Two more fall foul of Black Country-wide car cruising ban

Two more people have been convicted of breaching a ban on car cruising in the Black Country and ordered to pay fines and costs totalling more than £6,000 by the High Court.

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Jordan Evans, age 23, of Lakeside Close, Willenhall, and Jack Buchanan, 21, of Harthill Road, Wolverhampton, admitted taking part in a car cruise in Bilston in the early hours of Sunday 10 March, 2018.

A local resident reported hearing loud engine noises and witnessed a number of vehicles racing along Springvale Avenue, two-by-two, for approximately 15 minutes.

This is in contravention of the ground-breaking injunction, granted by the High Court in 2014, which bans people from taking part in a car cruise anywhere within Wolverhampton, Dudley, Sandwell or Walsall, or from promoting, organising or publicising any such event in the same area.

Evans and Buchanan had previously denied breaching the injunction but changed their pleas earlier this month and appeared in court yesterday (Monday 21 January, 2019) for sentencing. Evans was fined £1,000 and Buchanan £1,250, with both ordered to pay costs of £2,000 each. An application to commit a third defendant was dismissed.

His Honour Judge McKenna, sitting as a High Court judge, said: “Car cruising is a serious problem for a number of local authorities in the Midlands, and the seriousness of the conduct alleged against the two respondents should not be underestimated. In each case I bear in mind it is a first breach, and I am satisfied that there will be no repetition of the behaviour which took place on 10 March last year.”

Springvale Avenue is a known hotspot for car cruising, with five individuals pleading guilty in November to participating in a cruise there on Saturday 17 March, 2018, an incident which was reported to police by the same witness. They received sentences ranging from a suspended jail sentence to fines, while all five were ordered to pay costs.

Both cases were brought by the City of Wolverhampton Council which, together with Dudley, Sandwell and Walsall councils and West Midlands Police, secured the injunction which came into force in February 2015.

Councillor Hazel Malcolm, the City of Wolverhampton Council’s Cabinet Member for Public Health and Wellbeing, said: “Street racing is completely unacceptable and, once again, the authorities have demonstrated a zero tolerance to car cruising.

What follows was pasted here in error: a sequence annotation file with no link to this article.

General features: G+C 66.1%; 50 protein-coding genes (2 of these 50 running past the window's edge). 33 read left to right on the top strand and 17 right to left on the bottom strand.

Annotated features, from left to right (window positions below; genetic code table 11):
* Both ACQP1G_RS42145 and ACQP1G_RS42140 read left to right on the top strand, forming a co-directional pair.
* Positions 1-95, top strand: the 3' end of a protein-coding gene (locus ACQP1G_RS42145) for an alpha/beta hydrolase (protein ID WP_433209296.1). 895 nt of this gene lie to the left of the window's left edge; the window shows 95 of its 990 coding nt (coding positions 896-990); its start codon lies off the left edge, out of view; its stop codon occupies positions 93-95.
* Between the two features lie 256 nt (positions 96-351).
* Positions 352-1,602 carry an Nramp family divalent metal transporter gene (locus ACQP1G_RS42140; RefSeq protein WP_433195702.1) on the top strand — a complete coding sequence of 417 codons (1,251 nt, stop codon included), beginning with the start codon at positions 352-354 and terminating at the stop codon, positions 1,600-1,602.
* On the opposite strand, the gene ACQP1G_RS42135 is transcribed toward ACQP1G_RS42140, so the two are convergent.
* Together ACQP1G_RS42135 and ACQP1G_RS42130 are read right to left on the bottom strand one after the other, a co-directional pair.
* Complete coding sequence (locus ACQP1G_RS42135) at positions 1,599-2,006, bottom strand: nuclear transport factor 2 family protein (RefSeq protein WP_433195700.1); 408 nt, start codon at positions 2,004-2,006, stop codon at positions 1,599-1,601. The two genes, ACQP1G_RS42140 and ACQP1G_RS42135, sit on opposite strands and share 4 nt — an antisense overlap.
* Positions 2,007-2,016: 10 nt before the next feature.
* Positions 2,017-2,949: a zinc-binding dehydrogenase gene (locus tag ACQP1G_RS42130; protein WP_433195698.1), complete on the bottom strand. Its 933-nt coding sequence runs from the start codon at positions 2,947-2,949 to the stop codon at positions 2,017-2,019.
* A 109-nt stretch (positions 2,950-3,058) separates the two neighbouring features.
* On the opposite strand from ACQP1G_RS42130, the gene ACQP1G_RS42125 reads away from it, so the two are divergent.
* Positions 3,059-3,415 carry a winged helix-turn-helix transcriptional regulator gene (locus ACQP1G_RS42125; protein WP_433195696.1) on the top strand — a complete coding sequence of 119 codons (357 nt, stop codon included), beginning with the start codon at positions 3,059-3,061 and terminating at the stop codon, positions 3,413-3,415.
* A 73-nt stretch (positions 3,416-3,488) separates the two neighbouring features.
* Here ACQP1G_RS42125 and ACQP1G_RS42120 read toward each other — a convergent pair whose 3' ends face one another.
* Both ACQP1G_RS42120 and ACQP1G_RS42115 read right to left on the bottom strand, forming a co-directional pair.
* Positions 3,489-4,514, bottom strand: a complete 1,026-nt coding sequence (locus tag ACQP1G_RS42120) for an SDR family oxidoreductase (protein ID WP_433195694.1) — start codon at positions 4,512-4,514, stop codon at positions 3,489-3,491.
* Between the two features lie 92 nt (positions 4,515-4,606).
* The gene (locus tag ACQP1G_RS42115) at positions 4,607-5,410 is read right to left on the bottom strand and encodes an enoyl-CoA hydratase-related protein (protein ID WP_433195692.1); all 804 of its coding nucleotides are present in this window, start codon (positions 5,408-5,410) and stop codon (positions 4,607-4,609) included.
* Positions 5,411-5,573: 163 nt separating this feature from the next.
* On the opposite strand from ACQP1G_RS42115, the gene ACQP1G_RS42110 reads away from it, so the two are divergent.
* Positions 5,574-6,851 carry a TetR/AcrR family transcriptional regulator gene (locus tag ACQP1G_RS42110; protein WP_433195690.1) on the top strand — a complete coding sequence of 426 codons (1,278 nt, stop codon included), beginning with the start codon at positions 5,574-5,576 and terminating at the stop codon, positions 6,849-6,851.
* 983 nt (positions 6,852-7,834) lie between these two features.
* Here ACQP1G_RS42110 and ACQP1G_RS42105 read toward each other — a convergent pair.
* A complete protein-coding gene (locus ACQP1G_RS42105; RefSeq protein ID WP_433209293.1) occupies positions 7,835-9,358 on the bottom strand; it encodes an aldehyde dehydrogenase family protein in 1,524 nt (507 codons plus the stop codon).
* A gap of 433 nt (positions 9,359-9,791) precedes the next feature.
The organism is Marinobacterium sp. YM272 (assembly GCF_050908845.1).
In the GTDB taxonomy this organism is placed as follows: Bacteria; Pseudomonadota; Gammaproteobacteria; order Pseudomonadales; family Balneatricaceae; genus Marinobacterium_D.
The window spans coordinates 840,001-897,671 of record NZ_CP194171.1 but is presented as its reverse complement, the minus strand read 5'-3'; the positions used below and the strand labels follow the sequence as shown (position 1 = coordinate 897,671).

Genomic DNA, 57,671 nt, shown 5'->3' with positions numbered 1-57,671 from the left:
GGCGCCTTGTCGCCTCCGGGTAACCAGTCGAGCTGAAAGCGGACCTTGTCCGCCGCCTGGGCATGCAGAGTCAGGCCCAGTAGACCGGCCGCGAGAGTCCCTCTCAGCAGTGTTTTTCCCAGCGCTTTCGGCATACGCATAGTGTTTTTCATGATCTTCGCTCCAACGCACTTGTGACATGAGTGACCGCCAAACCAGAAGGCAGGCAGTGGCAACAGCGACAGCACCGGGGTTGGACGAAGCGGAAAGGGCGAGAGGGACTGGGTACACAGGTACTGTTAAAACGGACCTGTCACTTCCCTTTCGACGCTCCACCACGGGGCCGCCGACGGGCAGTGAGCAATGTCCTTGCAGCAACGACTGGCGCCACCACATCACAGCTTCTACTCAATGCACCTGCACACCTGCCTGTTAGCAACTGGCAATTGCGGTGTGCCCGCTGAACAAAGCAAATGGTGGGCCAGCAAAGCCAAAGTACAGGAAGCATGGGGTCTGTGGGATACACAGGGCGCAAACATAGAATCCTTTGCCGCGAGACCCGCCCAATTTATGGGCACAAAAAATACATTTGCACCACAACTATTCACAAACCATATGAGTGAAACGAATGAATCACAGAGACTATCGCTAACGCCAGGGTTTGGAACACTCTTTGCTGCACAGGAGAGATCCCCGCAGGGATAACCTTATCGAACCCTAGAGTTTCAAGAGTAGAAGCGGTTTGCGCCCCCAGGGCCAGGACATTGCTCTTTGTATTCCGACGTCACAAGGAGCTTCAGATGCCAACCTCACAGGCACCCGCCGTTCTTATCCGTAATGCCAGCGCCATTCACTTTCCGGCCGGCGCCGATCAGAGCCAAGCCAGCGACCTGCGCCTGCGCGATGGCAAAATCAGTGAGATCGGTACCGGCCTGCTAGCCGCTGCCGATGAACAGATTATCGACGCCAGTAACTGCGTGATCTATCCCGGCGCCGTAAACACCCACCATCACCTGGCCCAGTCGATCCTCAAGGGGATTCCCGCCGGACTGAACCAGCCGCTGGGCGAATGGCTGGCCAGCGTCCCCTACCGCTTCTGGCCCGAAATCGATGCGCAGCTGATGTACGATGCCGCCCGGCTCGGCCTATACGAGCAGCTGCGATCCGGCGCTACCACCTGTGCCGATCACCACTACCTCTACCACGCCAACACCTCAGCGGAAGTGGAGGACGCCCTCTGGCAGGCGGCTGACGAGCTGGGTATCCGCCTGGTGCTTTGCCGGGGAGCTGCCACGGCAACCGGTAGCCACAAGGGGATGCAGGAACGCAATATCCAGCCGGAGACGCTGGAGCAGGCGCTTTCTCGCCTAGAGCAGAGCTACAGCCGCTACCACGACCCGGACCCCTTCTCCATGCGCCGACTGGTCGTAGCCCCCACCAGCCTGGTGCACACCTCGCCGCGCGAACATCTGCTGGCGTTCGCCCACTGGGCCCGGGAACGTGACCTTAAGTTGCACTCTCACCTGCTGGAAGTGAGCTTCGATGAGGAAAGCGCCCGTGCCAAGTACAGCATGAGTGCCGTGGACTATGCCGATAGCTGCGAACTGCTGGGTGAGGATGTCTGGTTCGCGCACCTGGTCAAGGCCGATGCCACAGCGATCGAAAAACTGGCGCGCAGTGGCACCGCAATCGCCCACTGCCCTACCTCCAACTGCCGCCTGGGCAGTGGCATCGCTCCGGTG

“The activities are not only illegal but also dangerous, putting the safety of participants and spectators at risk. It is also anti-social, generating late-night noise nuisance and disturbances for people living near to car cruising hotspots.”

Councillor Val Gibson, Cabinet Member for Governance, added: “People who think about taking part in a car cruise in the Black Country – whether as a driver, passenger or even spectator – will be in breach of the High Court injunction and should be very clear about the likely consequences. The same applies to people who either organise a car cruise or actively promote it.”

Nearly 40 individuals have now been found to be in breach of the injunction. They have received sentences ranging from three months imprisonment to suspended jail sentences and fines of up to £2,000, as well as being ordered to pay costs. People who breach the injunction can also face having assets – such as vehicles – seized and crushed.

The injunction defines car cruising as:

  • two or more motor vehicles (including motorbikes) between the hours of 3pm and 7am being on a highway or in a publicly accessible place within the Black Country at which any such vehicle or occupant of a vehicle performs any of the prohibited activities listed below which causes, or is capable of causing, any of the prohibited consequences set out below. Participating in car cruising means being the driver of, or being carried in (or on), a motor vehicle (including motorbikes) in circumstances in which the above applies.

The prohibited activities referred to above are:

  • speeding; driving in convoy; racing; performing stunts; sounding horns or playing music as to cause a significant public nuisance; using foul or abusive language; using threatening, intimidating behaviour towards another person; causing obstruction on a public highway, whether moving or stationary.

The prohibited consequences referred to above are:

  • excessive noise; danger or risk of injury to road users, including pedestrians; damage or significant risk of damage to property; significant risk of harm; significant public nuisance; significant annoyance to the public.

For more information, please visit http://bit.ly/carcruisingban. Incidents of car cruising should be reported to West Midlands Police on 101. In an emergency, always dial 999.

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